Suspended Animation #306
Animated characters have been guests at the Academy Awards as far back as 1932 when Mickey Mouse led a Parade of Award Nominees, the same year animated cartoons were first recognized with a Best Short Cartoon category. Bugs Bunny famously crashed the ceremony in this 1944 Merrie Melodies cartoon (excerpt above) What’s Cookin’ Doc? (directed by Bob Clampett).
But it would take several decades before the actual cartoon stars themselves could attend and help present the Oscar’s themselves (little things, like the advent of television and various chroma key technologies needed to be invented). Here’s a survey of some of highlights of these presentations.
At the 50th Academy Awards Ceremony, held in April 1978, the orchestra played “The Mickey Mouse Club March” (the theme song from the original Mickey Mouse Club television show) and a costumed Mickey Mouse character in a tuxedo walked on stage.
After announcing that he was there to award the Oscar for best animated short (thanks to a live voice-over by Mickey’s official voice at the time, Jimmy MacDonald, who was backstage), Mickey was joined on stage by singer/songwriter Paul Williams as co-presenter along with actress Jodie Foster.
Williams complimented Mickey on Steamboat Willie and joked that maybe he would get Mickey two more fingers for his 50th birthday being celebrated that year. Mickey then announced all the nominees. The winner was The Sand Castle.
In 1979, presenter Robin Williams handed an honorary Oscar to animator Walter Lantz for “doing strange and wonderful things with a laughing bird,” Woody Woodpecker. Actually, the official designation was “for bringing joy and laughter to every part of the world through his unique animated motion pictures”.
An animated Woody Woodpecker (with animation by legendary Warner Brothers animator Virgil Ross) ran across the stage to congratulate his producer (with his voice being done by Gracie Lantz, the wife of Walter).
I’d be remiss if I didn’t mention this tribute to Donald Duck, with remarks by Clarence “Ducky” Nash, at the 1984 event:
On March 30th, 1987 at the Dorothy Chandler Pavillion in Los Angeles, actor Tom Hanks and cartoon star “Bugs Bunny” presented the Oscar for Best Short Film (Animated) to producers Linda Van Tulden and Willem Thijssen for A Greek Tragedy. The animation was produced by Kathleen Helppie and directed by Terry Lennon. And yes, that’s Mel Blanc as Bugs.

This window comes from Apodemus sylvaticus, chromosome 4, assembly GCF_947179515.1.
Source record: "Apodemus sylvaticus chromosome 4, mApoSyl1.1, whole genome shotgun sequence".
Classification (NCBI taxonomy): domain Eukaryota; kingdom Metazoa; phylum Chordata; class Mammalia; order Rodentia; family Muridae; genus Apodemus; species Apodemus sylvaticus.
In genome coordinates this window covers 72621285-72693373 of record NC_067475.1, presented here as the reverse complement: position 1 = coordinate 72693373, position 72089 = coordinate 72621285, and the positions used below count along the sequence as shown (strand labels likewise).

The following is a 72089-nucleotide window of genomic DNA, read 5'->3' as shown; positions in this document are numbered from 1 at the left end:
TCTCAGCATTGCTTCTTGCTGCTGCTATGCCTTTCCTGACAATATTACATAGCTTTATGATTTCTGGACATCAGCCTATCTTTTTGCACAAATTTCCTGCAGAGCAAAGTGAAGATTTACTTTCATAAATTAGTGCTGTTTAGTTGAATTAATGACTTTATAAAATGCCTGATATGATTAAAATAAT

In 1988, as part of his continuing year long 60th birthday celebration, Mickey Mouse appeared at the Academy Award ceremonies to present the Oscar for Best Animated Short to The Man Who Planted Trees.
An animated Donald Duck, Daisy Duck, and Minnie Mouse sat in the audience in the front row as comedian and host Chevy Chase introduced a compilation of film clips of “one of the most beloved cartoon stars of all time,” Mickey Mouse, ending with a clip from the “Sorcerer Apprentice” sequence of Fantasia (1940).
At the end of the clip, an animated Sorcerer Mickey stepped off the screen and onto the stage where he was joined by an animated Donald Duck, who thought he was going to be the co-presenter.
Mickey had to gently tell his friend that the Academy had chosen a human for that role. Donald is then yanked off the stage by a hook and with a little Sorcerer Mickey magic finds himself bound up back in his front-row seat.
Disney historian Charles Solomon (and author of many fine Disney books) described the scene in the April 13th, 1988, edition of the Los Angeles Times:
“[Mickey] conjured up a giant package that burst to reveal Tom Selleck. The cartoon mouse exchanged banter with the live actor, walked across the stage and announced one of the nominees. The envelope flew out of his hand, turned circles in the air and landed on the lectern within Selleck’s reach.
“Although the Disney animation staff and telecast director Marty Pasetta began planning this surprise bit of technical legerdemain in early January, directing animators Mark Henn and Rob Minkoff and free-lance artist Nancy Beiman had to create two minutes of animation in just three weeks—less than half the time the work would ordinarily take. The artists used still photographs of the stage and lectern as guides when they devised the cartoon action.
“It’s difficult enough to coordinate the movements of actors and cartoon characters in feature films, when all the footage has been shot in advance. The awards show was a live broadcast: The action on nine separate reels of animation had to be matched to Selleck’s movements in real time. The two images were combined electronically by technicians in the control room.”